Kill Your Darlings
By A.J. Mietke
The fact that we have a story titled "Kill Your Darlings" and a piece on writing with the same title is pure serendipity.
Of course, they both complement one another by stressing the idea that everything you write and every character you create does not necessarily make it into the final draft!
I hadn’t been dead for long when I sat up in shock at the realization.
This couldn’t be.
“Oh, no. No, nooo!”
I could not be dead. 
How would Zelana cope without me?
I stood and out of habit, smoothed the fabric of the dress I still wore; though in this vacuum of a space I found myself in, the silk and satin did not seem to crease. The dress was one of Zelana’s first creations. Not my best gown by far, but one I knew the young seamstress was exceedingly proud of, for it had meant overcoming her demons. I could see the pride in her eyes whenever she looked at the flowing skirts and beaded stomacher of her making; her gaze a mirror of the proud look her mother would bear at the sight of her accomplishment. 
A look people reserved for my dresses and rarely ever spared for me.
I sighed and turned my attention to my surroundings, trying to make sense of what they were. 
This place looked nothing like the luxurious rooms I roamed in the Nyraltan world, the world I now understood She’d made up. In fact, it looked like nothing at all. I had a dim sense of enveloping darkness, impenetrable enough that I couldn’t see past the hem of my skirts, yet velvety enough that I felt comforted rather than scared.
But if She’d truly killed me…
I shivered at the thought, haunted by the memory of my presence being ripped off the page.

It all started with a strange feeling of fading away, an eerie sense of dissociation from the world I’d inhabited, taken for granted and never questioned. The terrifying realization I existed only on Her whim, punctuated by the gunfire sound of a delete key, ruthlessly followed.

I was gone before I could react, and I woke up here. 

Alone, with the understanding of who I was turned entirely upside down.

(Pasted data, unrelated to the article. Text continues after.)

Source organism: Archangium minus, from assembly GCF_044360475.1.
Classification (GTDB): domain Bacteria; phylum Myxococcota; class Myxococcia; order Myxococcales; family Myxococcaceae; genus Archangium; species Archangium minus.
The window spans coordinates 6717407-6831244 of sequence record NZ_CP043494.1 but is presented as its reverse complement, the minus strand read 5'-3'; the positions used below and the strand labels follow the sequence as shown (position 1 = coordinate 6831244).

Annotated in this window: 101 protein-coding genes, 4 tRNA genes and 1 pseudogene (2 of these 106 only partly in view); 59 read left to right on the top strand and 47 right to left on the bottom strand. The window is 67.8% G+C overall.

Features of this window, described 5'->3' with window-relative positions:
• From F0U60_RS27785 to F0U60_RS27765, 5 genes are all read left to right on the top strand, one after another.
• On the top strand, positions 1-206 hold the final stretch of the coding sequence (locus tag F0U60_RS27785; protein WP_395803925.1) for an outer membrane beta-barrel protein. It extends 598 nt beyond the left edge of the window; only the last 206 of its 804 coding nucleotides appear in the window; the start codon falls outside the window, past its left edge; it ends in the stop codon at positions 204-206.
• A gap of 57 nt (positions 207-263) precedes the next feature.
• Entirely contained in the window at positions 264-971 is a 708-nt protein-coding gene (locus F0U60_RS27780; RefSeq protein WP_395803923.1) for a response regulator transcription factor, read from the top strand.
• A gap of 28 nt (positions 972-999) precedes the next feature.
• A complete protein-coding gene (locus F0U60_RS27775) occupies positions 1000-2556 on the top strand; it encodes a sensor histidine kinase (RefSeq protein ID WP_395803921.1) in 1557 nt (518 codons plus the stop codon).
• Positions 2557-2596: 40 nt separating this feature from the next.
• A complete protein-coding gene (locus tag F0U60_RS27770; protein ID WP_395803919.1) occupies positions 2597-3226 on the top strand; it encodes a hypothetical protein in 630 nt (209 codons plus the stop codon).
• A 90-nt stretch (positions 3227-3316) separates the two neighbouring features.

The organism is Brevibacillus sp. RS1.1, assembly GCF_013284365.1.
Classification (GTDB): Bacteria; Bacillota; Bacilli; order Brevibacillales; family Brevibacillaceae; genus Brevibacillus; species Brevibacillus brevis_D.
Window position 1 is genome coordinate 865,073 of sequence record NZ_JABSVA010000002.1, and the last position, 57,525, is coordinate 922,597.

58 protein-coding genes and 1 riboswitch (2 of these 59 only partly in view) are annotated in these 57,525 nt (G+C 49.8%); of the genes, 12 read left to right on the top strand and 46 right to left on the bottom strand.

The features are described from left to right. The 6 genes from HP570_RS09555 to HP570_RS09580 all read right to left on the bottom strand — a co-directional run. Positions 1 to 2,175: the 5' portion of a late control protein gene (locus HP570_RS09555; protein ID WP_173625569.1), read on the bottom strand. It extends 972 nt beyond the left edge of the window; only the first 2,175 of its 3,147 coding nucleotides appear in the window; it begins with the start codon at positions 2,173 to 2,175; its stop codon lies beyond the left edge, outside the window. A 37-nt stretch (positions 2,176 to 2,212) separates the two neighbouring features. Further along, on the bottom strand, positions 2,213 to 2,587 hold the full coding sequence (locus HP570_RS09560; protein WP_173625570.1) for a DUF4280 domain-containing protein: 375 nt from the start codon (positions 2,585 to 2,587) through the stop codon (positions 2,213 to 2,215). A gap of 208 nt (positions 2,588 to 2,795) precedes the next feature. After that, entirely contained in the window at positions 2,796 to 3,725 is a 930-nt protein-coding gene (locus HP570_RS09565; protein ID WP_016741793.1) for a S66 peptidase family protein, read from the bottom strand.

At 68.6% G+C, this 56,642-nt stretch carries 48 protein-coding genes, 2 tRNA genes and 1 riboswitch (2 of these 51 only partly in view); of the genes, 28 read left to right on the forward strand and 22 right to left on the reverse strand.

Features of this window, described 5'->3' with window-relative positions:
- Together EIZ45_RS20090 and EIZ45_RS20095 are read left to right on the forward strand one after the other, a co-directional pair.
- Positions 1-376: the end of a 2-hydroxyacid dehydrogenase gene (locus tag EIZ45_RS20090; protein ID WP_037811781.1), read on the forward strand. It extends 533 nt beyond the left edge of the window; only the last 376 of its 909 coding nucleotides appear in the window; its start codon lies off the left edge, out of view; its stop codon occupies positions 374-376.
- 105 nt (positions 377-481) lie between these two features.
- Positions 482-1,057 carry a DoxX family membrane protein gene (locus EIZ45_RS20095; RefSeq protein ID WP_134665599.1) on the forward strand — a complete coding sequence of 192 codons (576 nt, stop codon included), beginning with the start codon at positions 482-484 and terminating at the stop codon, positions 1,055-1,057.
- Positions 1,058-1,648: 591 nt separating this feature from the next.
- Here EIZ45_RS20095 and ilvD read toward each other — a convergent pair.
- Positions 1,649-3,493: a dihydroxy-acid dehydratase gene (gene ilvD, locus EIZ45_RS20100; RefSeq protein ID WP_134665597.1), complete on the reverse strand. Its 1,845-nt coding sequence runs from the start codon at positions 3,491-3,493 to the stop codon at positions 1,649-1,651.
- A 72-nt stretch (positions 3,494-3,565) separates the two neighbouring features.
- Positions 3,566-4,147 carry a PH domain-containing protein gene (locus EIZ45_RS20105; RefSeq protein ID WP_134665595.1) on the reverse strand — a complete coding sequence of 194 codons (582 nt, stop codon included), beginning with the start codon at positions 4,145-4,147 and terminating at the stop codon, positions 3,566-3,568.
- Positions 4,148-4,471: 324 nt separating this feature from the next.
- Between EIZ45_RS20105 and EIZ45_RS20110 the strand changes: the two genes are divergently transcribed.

Some days, revisions feel so frustrating —yet so necessary!— that even the scratch of red pen on paper does not suffice to mend a broken plot. Ink may bloody the page as it kills unsatisfactory characters, but its impact isn’t enough.
Once, I tore the pages of my manuscript apart. 
I’ve taped them back together since.
So goes life for the novelist in the making.
I took a few steps in the ethereal darkness; though what difference it made, I couldn’t tell, for the space never seemed to take shape ahead of me.
“I think we have a newbie,” said an amiable voice.
I whipped my head around even if I couldn’t place the source of the sound. The girl who spoke sounded a few years my cadet, and I jumped as she materialized in a scintillating ripple of light, a mere foot away from me.
“Who are you?” Surprise took the better of my royal manners, and the question rang more discourteously than I intended. “And…where are we?” I added, recovering my composure.
Another flash of light broke the obscurity and a myriad of flickers followed as a small crowd appeared around me. I suppressed a whimper.
“Yep, definitely a newbie,” another girl agreed.
The two were the most prominent of the troop, their substance just shy of being as substantial as mine. The first looked a bit frayed at the edges, though this only accentuated her elfish look— almond eyes and lavender skin. Her companion’s glow seemed a bit tarnished next to mine, as if she’d been on space travel for too long and the energy supply of the suit she wore had withered.
I startled myself with the understanding of the concept of a spacesuit. There were no such things as spaceships in Nyralta— we’d barely entertained the thought of sailing beyond the Angry Sea, let alone to the stars. 
Yet for some reason, facing this odd teenage girl, I knew what she was. I couldn’t state her name for the life of me, yet I had a sense of all the planets she’d dreamed of, and I understood her universe and mine were vaster than I’d ever known.
At least in Her imagination.
A universe in which planets orbit along a triangular plane?! 
What were you thinking?
And yet. I still find appeal in the idea. 
But since the boldness of the youth set no limit to my imagination, I have grown and learned the laws of physics. I married a physicist too, and he assures me there’s no science fantasy world in which this idea could fly. 
The planets shall revert to circling their sun. (Along an elliptic course.) 
A shame. 
At least no linguist has destroyed my elfish alphabet yet.
“I’m Omberyn,” the elf-girl introduced herself, one hand outstretched in a welcoming gesture, the other respectfully pressed to her heart as she gave a minute bow.
A smile stretched the corner of my lips. My maid would appreciate such deference, more appropriate to my rank than Zelana’s manners had been when she’d first entered my life.
“And this is Melly.” 
The space traveller gave me a half-hearted wave, and rolled her eyes in the way that screamed “Here we go again.” She looked more the part of Zelana.